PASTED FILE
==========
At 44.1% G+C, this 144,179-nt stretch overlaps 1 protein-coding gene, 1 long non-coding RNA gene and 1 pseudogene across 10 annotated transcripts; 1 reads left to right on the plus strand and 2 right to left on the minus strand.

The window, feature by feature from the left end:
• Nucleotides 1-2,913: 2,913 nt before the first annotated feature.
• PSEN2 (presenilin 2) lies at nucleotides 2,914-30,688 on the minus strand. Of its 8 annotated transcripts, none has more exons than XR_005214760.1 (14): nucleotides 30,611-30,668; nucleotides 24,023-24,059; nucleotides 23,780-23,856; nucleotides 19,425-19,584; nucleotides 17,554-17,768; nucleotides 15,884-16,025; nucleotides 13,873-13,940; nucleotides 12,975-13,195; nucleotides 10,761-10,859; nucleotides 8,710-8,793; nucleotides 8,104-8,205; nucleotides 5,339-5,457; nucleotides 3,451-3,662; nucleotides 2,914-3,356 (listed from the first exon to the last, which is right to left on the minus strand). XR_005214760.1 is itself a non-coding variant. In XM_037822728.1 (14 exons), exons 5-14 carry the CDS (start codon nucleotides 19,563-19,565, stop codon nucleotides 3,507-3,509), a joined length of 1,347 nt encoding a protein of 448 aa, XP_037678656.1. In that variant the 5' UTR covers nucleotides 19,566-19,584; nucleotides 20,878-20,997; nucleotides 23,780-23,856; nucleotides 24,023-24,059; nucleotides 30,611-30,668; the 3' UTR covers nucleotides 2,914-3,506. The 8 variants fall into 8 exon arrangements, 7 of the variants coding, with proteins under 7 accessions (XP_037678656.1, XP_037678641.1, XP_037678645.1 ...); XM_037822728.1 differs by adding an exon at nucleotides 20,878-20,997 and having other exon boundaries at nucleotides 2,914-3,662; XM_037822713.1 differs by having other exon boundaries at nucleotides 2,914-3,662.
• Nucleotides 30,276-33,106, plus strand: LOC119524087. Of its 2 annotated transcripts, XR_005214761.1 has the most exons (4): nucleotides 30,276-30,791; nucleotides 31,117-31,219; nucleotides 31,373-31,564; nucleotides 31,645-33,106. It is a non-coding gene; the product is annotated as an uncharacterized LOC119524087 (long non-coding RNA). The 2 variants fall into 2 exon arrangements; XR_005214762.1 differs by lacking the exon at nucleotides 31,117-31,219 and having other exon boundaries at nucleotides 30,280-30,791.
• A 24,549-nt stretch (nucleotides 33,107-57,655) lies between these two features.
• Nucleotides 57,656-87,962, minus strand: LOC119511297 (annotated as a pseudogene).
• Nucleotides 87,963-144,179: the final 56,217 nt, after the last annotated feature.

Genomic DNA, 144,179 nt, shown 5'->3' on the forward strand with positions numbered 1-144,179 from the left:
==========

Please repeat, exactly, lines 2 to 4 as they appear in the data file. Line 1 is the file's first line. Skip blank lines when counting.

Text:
The window, feature by feature from the left end:
• Nucleotides 1-2,913: 2,913 nt before the first annotated feature.
• PSEN2 (presenilin 2) lies at nucleotides 2,914-30,688 on the minus strand. Of its 8 annotated transcripts, none has more exons than XR_005214760.1 (14): nucleotides 30,611-30,668; nucleotides 24,023-24,059; nucleotides 23,780-23,856; nucleotides 19,425-19,584; nucleotides 17,554-17,768; nucleotides 15,884-16,025; nucleotides 13,873-13,940; nucleotides 12,975-13,195; nucleotides 10,761-10,859; nucleotides 8,710-8,793; nucleotides 8,104-8,205; nucleotides 5,339-5,457; nucleotides 3,451-3,662; nucleotides 2,914-3,356 (listed from the first exon to the last, which is right to left on the minus strand). XR_005214760.1 is itself a non-coding variant. In XM_037822728.1 (14 exons), exons 5-14 carry the CDS (start codon nucleotides 19,563-19,565, stop codon nucleotides 3,507-3,509), a joined length of 1,347 nt encoding a protein of 448 aa, XP_037678656.1. In that variant the 5' UTR covers nucleotides 19,566-19,584; nucleotides 20,878-20,997; nucleotides 23,780-23,856; nucleotides 24,023-24,059; nucleotides 30,611-30,668; the 3' UTR covers nucleotides 2,914-3,506. The 8 variants fall into 8 exon arrangements, 7 of the variants coding, with proteins under 7 accessions (XP_037678656.1, XP_037678641.1, XP_037678645.1 ...); XM_037822728.1 differs by adding an exon at nucleotides 20,878-20,997 and having other exon boundaries at nucleotides 2,914-3,662; XM_037822713.1 differs by having other exon boundaries at nucleotides 2,914-3,662.